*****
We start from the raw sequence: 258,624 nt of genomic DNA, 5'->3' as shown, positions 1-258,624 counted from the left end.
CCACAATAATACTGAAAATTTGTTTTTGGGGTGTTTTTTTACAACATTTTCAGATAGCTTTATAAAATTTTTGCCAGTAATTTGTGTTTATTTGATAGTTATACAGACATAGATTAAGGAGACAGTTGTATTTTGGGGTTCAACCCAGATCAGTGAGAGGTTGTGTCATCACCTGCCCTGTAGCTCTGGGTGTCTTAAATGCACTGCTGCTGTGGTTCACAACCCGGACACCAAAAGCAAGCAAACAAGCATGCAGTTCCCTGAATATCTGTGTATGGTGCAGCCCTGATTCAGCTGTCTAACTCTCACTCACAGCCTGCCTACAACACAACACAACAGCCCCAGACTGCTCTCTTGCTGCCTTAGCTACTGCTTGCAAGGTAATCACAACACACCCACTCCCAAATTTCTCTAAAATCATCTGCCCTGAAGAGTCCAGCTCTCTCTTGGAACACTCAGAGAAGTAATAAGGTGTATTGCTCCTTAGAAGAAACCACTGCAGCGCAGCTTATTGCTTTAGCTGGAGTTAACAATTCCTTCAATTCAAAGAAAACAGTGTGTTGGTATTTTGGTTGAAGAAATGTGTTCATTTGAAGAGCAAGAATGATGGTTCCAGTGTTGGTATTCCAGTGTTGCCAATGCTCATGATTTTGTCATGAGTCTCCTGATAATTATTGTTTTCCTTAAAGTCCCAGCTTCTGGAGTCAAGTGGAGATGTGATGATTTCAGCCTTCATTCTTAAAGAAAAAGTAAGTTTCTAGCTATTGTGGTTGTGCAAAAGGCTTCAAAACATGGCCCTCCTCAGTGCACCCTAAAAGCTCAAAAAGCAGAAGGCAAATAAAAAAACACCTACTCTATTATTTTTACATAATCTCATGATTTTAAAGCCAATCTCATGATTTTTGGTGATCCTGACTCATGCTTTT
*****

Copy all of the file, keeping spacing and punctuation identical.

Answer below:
We start from the raw sequence: 258,624 nt of genomic DNA, 5'->3' as shown, positions 1-258,624 counted from the left end.
CCACAATAATACTGAAAATTTGTTTTTGGGGTGTTTTTTTACAACATTTTCAGATAGCTTTATAAAATTTTTGCCAGTAATTTGTGTTTATTTGATAGTTATACAGACATAGATTAAGGAGACAGTTGTATTTTGGGGTTCAACCCAGATCAGTGAGAGGTTGTGTCATCACCTGCCCTGTAGCTCTGGGTGTCTTAAATGCACTGCTGCTGTGGTTCACAACCCGGACACCAAAAGCAAGCAAACAAGCATGCAGTTCCCTGAATATCTGTGTATGGTGCAGCCCTGATTCAGCTGTCTAACTCTCACTCACAGCCTGCCTACAACACAACACAACAGCCCCAGACTGCTCTCTTGCTGCCTTAGCTACTGCTTGCAAGGTAATCACAACACACCCACTCCCAAATTTCTCTAAAATCATCTGCCCTGAAGAGTCCAGCTCTCTCTTGGAACACTCAGAGAAGTAATAAGGTGTATTGCTCCTTAGAAGAAACCACTGCAGCGCAGCTTATTGCTTTAGCTGGAGTTAACAATTCCTTCAATTCAAAGAAAACAGTGTGTTGGTATTTTGGTTGAAGAAATGTGTTCATTTGAAGAGCAAGAATGATGGTTCCAGTGTTGGTATTCCAGTGTTGCCAATGCTCATGATTTTGTCATGAGTCTCCTGATAATTATTGTTTTCCTTAAAGTCCCAGCTTCTGGAGTCAAGTGGAGATGTGATGATTTCAGCCTTCATTCTTAAAGAAAAAGTAAGTTTCTAGCTATTGTGGTTGTGCAAAAGGCTTCAAAACATGGCCCTCCTCAGTGCACCCTAAAAGCTCAAAAAGCAGAAGGCAAATAAAAAAACACCTACTCTATTATTTTTACATAATCTCATGATTTTAAAGCCAATCTCATGATTTTTGGTGATCCTGACTCATGCTTTT